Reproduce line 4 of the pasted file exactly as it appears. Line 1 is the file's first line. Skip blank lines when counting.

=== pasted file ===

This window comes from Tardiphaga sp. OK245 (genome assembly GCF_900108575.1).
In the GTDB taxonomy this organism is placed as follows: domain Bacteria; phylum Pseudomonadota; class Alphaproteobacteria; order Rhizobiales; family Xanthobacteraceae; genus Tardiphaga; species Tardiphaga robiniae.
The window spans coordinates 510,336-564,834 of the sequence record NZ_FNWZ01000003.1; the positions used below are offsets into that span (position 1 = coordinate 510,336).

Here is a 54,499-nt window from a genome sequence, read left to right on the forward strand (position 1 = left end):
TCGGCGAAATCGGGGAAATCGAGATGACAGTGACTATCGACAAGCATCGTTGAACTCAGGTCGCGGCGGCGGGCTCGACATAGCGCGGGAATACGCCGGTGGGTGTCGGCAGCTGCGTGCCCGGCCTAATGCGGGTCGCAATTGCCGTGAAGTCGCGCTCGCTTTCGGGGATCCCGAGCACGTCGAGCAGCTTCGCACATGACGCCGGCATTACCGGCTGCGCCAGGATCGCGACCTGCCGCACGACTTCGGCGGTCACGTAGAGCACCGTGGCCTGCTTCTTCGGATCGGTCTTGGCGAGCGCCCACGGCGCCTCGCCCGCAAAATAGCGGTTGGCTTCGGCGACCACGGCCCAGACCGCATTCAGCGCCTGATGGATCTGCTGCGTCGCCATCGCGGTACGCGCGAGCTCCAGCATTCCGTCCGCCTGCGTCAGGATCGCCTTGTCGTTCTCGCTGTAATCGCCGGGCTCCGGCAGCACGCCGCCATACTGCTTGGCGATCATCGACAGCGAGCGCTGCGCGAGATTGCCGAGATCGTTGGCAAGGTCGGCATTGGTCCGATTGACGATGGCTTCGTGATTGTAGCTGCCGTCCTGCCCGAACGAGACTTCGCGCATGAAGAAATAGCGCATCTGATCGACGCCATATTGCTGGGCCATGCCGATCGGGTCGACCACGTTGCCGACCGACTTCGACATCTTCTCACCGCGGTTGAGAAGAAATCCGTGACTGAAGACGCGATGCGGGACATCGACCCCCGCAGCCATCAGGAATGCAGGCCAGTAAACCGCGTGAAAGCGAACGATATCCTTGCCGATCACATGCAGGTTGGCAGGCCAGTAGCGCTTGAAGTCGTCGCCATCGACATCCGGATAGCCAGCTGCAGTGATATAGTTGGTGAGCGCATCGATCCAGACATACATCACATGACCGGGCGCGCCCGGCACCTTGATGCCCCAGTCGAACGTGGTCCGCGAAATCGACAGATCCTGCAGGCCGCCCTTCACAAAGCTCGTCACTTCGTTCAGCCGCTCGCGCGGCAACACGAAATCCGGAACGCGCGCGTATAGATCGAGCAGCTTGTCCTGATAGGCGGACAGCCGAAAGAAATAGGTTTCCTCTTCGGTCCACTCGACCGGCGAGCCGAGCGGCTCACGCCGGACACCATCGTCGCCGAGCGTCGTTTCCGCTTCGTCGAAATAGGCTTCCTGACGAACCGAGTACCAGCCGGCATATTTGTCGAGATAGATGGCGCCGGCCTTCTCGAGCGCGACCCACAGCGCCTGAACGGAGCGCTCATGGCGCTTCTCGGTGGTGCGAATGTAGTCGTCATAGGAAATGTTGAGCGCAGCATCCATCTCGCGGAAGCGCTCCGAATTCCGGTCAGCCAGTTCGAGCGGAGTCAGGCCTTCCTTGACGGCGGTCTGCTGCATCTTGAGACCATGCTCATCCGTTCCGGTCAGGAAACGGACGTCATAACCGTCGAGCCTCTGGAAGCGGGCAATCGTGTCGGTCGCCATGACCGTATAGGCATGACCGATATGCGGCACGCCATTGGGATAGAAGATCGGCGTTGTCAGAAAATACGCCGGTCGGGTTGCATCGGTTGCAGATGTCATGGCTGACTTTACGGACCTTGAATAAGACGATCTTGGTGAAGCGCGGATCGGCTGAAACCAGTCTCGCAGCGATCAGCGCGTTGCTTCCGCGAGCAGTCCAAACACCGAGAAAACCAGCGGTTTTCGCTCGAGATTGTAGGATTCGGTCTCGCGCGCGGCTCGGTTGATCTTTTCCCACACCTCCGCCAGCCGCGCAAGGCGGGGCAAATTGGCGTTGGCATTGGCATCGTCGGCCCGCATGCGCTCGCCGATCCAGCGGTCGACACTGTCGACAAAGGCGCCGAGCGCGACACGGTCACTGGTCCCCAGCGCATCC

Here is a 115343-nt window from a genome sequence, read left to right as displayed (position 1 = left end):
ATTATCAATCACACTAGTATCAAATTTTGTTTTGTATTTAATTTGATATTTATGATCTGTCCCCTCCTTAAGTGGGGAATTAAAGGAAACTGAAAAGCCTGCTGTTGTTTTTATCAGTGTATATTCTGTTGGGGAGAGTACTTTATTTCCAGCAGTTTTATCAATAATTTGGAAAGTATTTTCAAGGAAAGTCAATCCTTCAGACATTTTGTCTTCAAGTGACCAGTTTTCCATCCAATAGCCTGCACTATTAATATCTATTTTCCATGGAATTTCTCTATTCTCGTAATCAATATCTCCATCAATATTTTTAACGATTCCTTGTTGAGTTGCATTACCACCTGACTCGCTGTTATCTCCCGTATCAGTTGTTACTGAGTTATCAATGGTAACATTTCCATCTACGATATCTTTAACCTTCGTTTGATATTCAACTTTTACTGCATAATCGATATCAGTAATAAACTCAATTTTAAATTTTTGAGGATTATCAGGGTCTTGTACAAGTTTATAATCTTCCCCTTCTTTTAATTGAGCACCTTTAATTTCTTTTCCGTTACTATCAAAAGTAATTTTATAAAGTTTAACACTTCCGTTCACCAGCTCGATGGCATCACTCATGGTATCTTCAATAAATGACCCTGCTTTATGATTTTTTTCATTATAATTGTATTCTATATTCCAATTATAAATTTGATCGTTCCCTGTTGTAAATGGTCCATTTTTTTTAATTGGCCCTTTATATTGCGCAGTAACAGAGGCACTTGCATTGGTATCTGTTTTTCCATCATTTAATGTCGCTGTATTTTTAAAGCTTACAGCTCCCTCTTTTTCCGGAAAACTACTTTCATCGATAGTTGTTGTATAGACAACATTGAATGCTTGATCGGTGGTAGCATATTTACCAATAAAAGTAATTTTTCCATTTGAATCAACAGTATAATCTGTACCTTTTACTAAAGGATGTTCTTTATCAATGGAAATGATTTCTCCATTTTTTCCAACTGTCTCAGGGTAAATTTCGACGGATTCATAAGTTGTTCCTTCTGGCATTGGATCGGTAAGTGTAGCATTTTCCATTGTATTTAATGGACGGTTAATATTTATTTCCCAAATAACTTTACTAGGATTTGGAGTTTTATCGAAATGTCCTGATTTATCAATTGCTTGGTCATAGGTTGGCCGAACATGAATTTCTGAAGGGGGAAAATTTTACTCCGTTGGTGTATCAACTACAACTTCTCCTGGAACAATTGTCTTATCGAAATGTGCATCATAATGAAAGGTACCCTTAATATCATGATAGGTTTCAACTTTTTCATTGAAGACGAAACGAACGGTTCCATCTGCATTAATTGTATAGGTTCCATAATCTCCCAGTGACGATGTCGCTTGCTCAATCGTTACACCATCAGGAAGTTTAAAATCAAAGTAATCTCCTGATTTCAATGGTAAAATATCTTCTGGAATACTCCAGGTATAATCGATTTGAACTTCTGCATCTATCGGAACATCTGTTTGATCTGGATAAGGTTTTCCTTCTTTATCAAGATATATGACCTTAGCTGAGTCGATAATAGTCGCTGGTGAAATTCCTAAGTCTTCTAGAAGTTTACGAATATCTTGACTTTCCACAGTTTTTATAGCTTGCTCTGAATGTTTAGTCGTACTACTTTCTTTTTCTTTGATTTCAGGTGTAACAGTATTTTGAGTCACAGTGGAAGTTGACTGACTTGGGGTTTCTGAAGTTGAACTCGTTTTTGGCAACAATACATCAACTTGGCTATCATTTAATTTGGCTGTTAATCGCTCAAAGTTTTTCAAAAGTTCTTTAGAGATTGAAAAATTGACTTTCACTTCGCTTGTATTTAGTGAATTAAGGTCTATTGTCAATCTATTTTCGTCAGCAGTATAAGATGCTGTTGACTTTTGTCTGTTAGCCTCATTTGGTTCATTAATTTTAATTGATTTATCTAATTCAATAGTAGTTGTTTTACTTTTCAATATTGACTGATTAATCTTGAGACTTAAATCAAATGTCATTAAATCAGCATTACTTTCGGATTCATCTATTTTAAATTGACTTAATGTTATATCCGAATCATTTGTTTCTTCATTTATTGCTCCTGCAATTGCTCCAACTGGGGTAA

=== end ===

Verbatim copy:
Here is a 54,499-nt window from a genome sequence, read left to right on the forward strand (position 1 = left end):